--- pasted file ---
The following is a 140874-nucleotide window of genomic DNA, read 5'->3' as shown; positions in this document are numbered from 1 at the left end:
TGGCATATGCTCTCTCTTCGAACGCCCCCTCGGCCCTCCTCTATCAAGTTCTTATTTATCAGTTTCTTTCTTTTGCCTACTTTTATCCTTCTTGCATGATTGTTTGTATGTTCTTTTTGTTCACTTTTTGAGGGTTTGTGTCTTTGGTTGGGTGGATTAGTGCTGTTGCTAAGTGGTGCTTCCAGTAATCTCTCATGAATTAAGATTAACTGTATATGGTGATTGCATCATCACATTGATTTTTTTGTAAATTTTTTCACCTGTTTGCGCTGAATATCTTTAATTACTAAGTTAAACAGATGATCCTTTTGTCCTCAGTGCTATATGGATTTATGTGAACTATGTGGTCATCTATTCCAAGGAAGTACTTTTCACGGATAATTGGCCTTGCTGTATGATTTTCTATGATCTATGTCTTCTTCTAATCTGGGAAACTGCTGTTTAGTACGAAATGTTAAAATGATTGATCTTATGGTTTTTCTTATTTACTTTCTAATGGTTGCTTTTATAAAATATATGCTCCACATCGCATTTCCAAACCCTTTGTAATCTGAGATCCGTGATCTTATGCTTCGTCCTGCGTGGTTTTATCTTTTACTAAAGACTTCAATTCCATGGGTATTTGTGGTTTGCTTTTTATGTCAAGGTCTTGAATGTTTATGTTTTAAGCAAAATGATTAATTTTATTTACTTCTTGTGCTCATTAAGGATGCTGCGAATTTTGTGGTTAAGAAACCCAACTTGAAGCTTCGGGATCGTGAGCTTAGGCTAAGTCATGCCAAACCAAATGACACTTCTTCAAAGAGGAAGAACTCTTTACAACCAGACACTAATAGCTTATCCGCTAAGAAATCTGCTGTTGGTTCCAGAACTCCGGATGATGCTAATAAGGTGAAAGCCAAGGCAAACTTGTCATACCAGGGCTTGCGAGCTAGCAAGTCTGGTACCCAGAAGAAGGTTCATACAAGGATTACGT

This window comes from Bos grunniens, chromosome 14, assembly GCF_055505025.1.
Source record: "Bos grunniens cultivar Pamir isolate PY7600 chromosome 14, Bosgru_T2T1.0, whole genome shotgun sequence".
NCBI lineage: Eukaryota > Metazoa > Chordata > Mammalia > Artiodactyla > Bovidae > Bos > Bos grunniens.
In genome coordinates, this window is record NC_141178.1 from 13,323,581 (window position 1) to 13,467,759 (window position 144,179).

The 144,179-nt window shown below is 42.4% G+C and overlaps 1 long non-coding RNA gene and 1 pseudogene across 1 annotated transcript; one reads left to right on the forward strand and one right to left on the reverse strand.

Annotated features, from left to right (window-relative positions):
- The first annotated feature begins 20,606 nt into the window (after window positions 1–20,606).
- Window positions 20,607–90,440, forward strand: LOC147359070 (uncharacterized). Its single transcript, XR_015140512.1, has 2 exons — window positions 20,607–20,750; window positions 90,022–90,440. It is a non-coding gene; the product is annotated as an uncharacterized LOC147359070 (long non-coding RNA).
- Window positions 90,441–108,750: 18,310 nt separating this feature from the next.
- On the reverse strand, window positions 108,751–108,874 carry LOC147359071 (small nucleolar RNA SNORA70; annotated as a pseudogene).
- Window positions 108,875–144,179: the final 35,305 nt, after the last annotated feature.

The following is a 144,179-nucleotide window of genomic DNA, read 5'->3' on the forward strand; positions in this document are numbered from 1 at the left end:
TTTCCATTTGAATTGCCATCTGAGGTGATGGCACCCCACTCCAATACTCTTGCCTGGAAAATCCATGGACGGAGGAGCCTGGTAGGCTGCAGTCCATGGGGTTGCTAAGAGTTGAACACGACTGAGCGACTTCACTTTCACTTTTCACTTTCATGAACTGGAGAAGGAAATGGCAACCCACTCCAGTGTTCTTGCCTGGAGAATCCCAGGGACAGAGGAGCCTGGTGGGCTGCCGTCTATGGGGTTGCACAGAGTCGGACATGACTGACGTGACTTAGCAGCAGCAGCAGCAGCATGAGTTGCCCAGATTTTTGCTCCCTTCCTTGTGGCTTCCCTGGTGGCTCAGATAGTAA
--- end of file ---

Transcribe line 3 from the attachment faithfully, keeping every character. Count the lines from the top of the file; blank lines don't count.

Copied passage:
This window comes from Bos grunniens, chromosome 14, assembly GCF_055505025.1.